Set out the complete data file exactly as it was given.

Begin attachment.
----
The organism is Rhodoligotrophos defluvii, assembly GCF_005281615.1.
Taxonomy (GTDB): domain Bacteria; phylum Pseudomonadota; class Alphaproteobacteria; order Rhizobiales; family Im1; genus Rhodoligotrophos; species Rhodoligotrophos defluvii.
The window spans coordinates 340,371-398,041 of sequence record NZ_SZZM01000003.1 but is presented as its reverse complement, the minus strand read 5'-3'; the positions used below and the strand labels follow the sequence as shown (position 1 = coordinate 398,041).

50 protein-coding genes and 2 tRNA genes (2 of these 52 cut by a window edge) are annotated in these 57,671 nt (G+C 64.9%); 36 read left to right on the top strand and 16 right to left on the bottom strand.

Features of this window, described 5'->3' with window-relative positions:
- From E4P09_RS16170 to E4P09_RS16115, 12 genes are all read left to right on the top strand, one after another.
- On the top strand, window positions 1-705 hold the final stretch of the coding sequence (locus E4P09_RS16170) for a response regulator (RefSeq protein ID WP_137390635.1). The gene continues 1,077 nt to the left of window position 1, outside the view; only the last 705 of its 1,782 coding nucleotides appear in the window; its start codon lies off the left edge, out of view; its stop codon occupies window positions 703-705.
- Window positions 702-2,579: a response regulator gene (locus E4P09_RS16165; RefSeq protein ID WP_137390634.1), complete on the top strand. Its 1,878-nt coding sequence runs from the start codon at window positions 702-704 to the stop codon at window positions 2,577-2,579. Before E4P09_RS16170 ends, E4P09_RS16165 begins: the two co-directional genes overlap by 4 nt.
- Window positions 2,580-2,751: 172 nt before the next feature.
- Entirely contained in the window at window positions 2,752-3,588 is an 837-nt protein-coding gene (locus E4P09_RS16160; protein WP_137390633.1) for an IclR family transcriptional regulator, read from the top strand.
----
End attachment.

The organism is Rhodoligotrophos defluvii, assembly GCF_005281615.1.
Taxonomy (GTDB): domain Bacteria; phylum Pseudomonadota; class Alphaproteobacteria; order Rhizobiales; family Im1; genus Rhodoligotrophos; species Rhodoligotrophos defluvii.
The window spans coordinates 340,371-398,041 of sequence record NZ_SZZM01000003.1 but is presented as its reverse complement, the minus strand read 5'-3'; the positions used below and the strand labels follow the sequence as shown (position 1 = coordinate 398,041).

50 protein-coding genes and 2 tRNA genes (2 of these 52 cut by a window edge) are annotated in these 57,671 nt (G+C 64.9%); 36 read left to right on the top strand and 16 right to left on the bottom strand.

Features of this window, described 5'->3' with window-relative positions:
- From E4P09_RS16170 to E4P09_RS16115, 12 genes are all read left to right on the top strand, one after another.
- On the top strand, window positions 1-705 hold the final stretch of the coding sequence (locus E4P09_RS16170) for a response regulator (RefSeq protein ID WP_137390635.1). The gene continues 1,077 nt to the left of window position 1, outside the view; only the last 705 of its 1,782 coding nucleotides appear in the window; its start codon lies off the left edge, out of view; its stop codon occupies window positions 703-705.
- Window positions 702-2,579: a response regulator gene (locus E4P09_RS16165; RefSeq protein ID WP_137390634.1), complete on the top strand. Its 1,878-nt coding sequence runs from the start codon at window positions 702-704 to the stop codon at window positions 2,577-2,579. Before E4P09_RS16170 ends, E4P09_RS16165 begins: the two co-directional genes overlap by 4 nt.
- Window positions 2,580-2,751: 172 nt before the next feature.
- Entirely contained in the window at window positions 2,752-3,588 is an 837-nt protein-coding gene (locus E4P09_RS16160; protein WP_137390633.1) for an IclR family transcriptional regulator, read from the top strand.